I don’t know if this will help anyone to read this, but I hope you get a generalized understanding of at least -this- gamer’s passage from being obsessed with WoW to becoming a reliable, loving husband.

Thanks for reading.



  1. I am speechless…. I have got not much to say but…..this is my husband…but he hasn’t seen the light yet…. he can play all day and night and I am the one to deal with kids also… You guys are just so lucky there wasn’t any kids involved cos they can feel neglected too…

    Comment by kate — February 27, 2009 @ 10:36 pm

  2. “can I honestly want to play more than I want to have a family?” that’s a good question to ask yourself but what happens when the answer is yes?

    Comment by josh — April 7, 2009 @ 9:03 am

  3. I can’t honestly answer what happens when the answer yes, however, you can either work it out or leave, no one should be second best to a game.

    As for not having kids, well I wouldn’t say we’re lucky one way or the other, each situation while similar can be stressful and painful, its difficult to measure what’s painful or more difficult.

    If you do have kids involved in your situation, you have to ask yourself this- do I want my kids growing up to be like this, to see this and to think its perfectly acceptable to be second best or third best to a video game.

    Comment by Karla AKA the wife — April 14, 2009 @ 9:44 pm

  4. This gives me hope, because I truely enjoy gaming, and want to get the balance right with my family. I really want to be able to do both confidently, but know that gaming is just that, a game, and not important. I find it difficult not to get sucked in, but would like to control it without having to give it up altogether.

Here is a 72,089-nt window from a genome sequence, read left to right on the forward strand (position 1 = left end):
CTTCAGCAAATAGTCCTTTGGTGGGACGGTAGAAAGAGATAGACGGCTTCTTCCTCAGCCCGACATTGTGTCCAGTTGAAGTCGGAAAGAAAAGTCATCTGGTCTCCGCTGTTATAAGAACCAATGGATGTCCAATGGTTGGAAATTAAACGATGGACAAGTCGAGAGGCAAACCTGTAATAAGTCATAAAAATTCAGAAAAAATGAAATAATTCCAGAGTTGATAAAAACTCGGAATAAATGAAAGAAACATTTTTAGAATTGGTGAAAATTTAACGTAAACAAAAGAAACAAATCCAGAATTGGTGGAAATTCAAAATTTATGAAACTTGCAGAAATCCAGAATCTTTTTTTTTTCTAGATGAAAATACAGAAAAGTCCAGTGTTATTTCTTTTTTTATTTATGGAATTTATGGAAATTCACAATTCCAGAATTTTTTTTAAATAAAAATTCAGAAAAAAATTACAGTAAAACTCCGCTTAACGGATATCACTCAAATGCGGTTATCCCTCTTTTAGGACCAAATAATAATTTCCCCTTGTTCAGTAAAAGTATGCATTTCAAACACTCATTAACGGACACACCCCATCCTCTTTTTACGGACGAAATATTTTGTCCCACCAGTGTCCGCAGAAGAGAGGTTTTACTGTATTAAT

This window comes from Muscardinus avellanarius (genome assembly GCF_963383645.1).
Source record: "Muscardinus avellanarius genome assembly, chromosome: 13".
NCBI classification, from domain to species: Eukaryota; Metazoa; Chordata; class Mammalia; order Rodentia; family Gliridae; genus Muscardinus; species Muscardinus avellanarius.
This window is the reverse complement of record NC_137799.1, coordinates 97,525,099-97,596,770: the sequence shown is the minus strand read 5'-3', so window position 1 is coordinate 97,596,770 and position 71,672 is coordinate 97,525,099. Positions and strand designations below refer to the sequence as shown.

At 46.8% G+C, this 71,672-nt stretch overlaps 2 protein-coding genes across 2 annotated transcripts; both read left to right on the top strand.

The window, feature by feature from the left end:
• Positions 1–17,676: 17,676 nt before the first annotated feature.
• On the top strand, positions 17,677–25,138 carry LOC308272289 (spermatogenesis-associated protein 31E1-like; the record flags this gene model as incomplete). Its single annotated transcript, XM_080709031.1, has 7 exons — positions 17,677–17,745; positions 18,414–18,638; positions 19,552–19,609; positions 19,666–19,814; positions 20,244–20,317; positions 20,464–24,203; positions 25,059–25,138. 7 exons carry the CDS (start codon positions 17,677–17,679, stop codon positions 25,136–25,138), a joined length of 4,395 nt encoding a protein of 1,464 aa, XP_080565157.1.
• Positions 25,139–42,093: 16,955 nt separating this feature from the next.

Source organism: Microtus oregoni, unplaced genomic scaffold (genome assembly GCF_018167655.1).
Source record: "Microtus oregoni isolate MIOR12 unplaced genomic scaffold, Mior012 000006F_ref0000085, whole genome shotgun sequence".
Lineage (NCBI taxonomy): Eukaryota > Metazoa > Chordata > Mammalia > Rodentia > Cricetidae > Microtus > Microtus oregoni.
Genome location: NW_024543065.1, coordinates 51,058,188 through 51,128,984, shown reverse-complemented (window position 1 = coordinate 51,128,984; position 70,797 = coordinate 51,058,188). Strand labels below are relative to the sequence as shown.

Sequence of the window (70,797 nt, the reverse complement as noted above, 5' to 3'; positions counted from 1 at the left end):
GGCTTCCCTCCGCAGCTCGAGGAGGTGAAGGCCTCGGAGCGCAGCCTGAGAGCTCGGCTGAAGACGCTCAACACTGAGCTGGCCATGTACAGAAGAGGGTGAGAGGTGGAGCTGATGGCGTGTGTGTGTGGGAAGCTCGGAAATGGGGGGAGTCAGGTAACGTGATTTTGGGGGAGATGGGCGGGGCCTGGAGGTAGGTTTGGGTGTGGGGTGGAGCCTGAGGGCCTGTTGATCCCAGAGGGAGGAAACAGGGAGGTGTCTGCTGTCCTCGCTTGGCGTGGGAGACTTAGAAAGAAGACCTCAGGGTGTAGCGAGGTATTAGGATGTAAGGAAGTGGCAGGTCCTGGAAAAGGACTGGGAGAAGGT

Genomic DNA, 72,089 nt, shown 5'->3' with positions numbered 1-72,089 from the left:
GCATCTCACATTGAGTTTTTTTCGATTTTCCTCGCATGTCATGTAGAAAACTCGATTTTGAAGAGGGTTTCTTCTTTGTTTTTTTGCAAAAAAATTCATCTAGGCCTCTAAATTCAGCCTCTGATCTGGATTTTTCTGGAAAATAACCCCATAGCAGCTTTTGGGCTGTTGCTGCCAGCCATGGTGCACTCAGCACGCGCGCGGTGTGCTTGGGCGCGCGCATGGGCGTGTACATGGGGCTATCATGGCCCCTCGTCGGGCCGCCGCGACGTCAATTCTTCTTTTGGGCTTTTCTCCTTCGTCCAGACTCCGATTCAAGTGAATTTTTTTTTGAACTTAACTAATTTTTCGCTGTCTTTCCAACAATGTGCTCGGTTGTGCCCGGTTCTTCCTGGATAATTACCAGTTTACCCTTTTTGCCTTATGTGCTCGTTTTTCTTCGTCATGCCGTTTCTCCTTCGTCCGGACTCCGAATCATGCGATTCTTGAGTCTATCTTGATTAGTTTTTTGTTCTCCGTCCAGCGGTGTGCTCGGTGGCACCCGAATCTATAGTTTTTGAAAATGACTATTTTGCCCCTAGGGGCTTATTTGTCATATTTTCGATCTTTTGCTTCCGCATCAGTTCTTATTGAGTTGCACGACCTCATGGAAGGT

Comment by Pupster — April 23, 2009 @ 7:02 am

  5. I am so hurt from being pushed to the side and forgotten that I am thinking about divorcing a man I love and that I have been married to for 25 yrs. He is in denial and I am lonely. The thought of living with that game going on for hours on end everyday while I am waiting for him to spend some time with me is painful. He makes and I mean makes my son who is 14 play with him. My son plays far more than what my rules allow, because my husband disregards my feelings and thoughts about this.

    My son doesn’t read near as much as he used to read.

    My husband talks about the game when we are driving down the road sometimes.

    We are Christians but the game seems to be worshiped a lot more than God.

    Praying for a change.

    Comment by Vickie — June 3, 2009 @ 3:46 am

  6. really? I think if someone gets mad or feels neglected becuse you arent spending enough time with them they have their own issues..like they need a hobbie or their own personal obsession. What is it with people in relationships thinknig that everthing has to revolve around the relationship?


    isnt a relationship 2 seperate lives combined to be together..if so..there still are those 2…bah nvm pointless.


    Comment by faceroll — July 16, 2009 @ 1:33 pm

  7. Grow up, faceroll. You’re obviously a child. Yes, a relationship is two separate lives combined together, and people who are completely codependent of another person have problems that they need to work out. This is not the same thing.

    Why would someone get into a relationship with someone if they’re just going to be completely immersed in their own separate personal obsessions all the time? What’s the point? Why should you marry someone if that’s your goal in life? That’s stupid.

    The fact that people get completely ABSORBED in games like WoW for hours on end is completely ridiculous and unacceptable. Life itself is put on hold while these people can’t seem to get a grip on what is going on around them. It’s an addiction like any other, and just like an addiction it will ruin a relationship. When you get out of your diapers and get in a real relationship, faceroll, maybe you’ll understand. And maybe you’ll feel some empathy for people when your significant other would rather play a video game or whatever else catches their fancy rather than have to spend one moment with you. See how that feels.